It’s clear that some electors are taking a serious look at Cardinal Christoph Schönborn of Vienna, Austria. Scola said as much in a chance remark during an interview with CNN and NCR Oct. 17 (NCR, Oct. 31). Pointing to Schönborn, a Dominican, moving across St. Peter’s Square, he said: “He is the man of the future.” Other cardinals, especially those associated with the thinking of the Border Patrol, echoed the comment.

Cardinal Jorge Mario Bergoglio of Buenos Aires, Argentina, cemented his status as a serious contender. A Jesuit, Bergoglio is known as a thinker, a talented pastor and a man of simplicity. He gave a Vatican news conference Oct. 17, and the dynamic could not have been better for Bergoglio, as he was paired with Belgian Cardinal Jan Schotte, who runs the Synod of Bishops. Schotte is a genial sort, but gave typically hard-line Vatican responses on questions about collegiality and the role of the Roman curia, while Bergoglio was much more nuanced. He came off neither as a rebel nor a yes man, but thoughtful.

Some progressives in Latin America are lukewarm about Bergoglio, recalling that when he served as Jesuit provincial in the 1970s, he attempted to steer Jesuits away from political and social activism at a time when the “dirty war” was ravaging the country. Yet that reputation is actually likely to do him more good than harm in the College of Cardinals, since his natural base is with the Social Justice Party and this point might reassure some in the Border Patrol that Bergoglio would not go too far.

Of course, there remain several other formidable Latin American possibilities, including Cardinals Claudio Hummes of São Paolo, Brazil; Oscar Rodriguez Maradiaga of Tegucigalpa, Honduras; and Norberto Rivera Carrera of Mexico City.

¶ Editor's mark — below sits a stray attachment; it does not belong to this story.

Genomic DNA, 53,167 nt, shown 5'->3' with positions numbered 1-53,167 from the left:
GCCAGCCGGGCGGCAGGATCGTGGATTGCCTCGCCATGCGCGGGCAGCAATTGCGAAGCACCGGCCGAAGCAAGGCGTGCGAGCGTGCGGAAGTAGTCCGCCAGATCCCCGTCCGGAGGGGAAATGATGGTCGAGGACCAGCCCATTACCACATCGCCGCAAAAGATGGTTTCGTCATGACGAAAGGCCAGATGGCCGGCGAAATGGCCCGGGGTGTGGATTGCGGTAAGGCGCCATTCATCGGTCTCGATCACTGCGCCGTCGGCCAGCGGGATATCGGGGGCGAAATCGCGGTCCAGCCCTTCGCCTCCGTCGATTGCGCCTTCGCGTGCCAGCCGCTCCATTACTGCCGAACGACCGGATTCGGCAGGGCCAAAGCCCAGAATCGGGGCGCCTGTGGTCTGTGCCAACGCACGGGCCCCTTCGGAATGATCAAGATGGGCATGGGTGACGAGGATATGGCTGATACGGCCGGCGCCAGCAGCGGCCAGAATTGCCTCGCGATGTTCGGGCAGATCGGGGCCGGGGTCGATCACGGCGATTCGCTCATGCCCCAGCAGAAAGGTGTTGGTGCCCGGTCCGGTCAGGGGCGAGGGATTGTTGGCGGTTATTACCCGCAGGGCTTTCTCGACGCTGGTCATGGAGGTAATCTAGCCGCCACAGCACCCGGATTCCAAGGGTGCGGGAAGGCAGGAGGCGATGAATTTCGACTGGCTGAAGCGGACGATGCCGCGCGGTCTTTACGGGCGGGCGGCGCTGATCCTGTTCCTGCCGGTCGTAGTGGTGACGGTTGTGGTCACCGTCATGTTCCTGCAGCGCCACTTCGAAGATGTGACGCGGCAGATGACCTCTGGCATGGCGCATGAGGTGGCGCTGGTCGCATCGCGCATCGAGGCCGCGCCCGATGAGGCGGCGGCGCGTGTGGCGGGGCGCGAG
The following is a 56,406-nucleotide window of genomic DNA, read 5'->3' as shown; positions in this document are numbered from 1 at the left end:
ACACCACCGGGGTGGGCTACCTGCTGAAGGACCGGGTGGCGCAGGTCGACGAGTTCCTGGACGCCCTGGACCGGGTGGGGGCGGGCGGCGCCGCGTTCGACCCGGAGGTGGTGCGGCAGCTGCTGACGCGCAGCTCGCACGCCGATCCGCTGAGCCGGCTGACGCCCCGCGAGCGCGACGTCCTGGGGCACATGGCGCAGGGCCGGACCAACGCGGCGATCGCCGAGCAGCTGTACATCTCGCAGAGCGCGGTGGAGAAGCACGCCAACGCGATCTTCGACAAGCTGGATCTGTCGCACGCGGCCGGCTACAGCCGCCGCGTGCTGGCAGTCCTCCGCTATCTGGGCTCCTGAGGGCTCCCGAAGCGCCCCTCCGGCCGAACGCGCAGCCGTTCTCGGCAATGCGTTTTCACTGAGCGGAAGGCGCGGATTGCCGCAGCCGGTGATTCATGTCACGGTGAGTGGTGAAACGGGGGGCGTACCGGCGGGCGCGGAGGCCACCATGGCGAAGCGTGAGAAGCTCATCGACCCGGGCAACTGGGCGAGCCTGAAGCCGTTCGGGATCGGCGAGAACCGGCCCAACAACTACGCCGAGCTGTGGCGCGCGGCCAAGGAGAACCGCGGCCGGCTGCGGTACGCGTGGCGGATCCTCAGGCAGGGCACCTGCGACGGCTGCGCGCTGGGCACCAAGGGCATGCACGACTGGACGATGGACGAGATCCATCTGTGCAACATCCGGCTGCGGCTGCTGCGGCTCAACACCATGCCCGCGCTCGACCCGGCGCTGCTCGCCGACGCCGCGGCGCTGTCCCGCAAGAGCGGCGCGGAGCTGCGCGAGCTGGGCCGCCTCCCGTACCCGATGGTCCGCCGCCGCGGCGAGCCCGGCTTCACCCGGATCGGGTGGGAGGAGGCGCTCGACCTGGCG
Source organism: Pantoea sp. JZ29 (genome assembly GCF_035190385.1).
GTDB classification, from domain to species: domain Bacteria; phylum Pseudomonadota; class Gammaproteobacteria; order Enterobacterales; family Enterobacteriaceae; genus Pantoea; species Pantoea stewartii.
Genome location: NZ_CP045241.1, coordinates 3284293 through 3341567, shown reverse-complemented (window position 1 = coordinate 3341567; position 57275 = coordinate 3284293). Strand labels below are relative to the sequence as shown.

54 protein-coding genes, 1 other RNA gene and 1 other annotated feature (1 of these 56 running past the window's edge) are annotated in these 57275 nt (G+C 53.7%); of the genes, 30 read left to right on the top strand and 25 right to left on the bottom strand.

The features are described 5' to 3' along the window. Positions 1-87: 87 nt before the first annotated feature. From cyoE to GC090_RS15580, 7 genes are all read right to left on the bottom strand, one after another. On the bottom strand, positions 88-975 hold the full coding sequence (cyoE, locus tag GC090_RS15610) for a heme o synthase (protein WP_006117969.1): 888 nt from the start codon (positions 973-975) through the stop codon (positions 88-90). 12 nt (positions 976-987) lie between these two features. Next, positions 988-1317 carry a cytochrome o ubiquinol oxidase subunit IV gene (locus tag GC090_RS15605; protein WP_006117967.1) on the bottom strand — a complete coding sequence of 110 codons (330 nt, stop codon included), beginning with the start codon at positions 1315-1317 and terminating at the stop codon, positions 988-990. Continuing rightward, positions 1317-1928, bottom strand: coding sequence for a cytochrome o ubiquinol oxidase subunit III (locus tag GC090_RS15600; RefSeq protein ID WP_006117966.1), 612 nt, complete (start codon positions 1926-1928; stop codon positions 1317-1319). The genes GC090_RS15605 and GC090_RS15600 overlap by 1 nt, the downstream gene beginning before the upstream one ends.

A perennial front-runner noticeable for his low profile last week was Cardinal Diogini Tettamanzi of Milan. Despite the fact that Dublin bookmaker Paddy Power has Tettamanzi installed as a 2-1 favorite, several cardinals privately expressed doubts. Aside from a flattering profile in Time magazine, Tettamanzi was largely missing in action during the 25th anniversary celebrations of John Paul’s papacy and the consistory.

One cardinal put it this way: “Tettamanzi is a good local pastor. Period.”

Finally, there were hints last week that one traditional factor cardinals have taken into consideration may be less decisive: age. This cuts against conventional wisdom, which has long held that the cardinals would not want another long papacy after John Paul II. Yet several cardinals said that the longer the pope ages before the public eye, the more pressure will mount to elect a successor who seems youthful and vibrant. Moreover, a few cardinals said privately they believe John Paul may be the last pope who reigns until death; future popes, they believe, will resign, if only because modern medicine has the capacity to prolong their lives long after the loss of their capacity to govern.

Given that, several cardinals whose relative youth has been seen as a drawback, such as Rodriguez Maradiaga and Schönborn, may be more attractive.

In the end, three factors make this contest unusually difficult to handicap: the lack of an obvious front-runner, such as Eugenio Pacelli in 1939 who became Pius XII, or Giovanni Battista Montini in 1963 who became Paul VI; the fact that the cardinals themselves don’t know much about one another; and that unlike previous elections, when Italians were presumed to have a natural advantage, this race is wide open.

Hence while the consistory of 2003 added some more pieces to the puzzle, it did precious little to clarify just what picture is being assembled.

John L. Allen Jr. is NCR Rome correspondent. His e-mail address is

National Catholic Reporter, November 7, 2003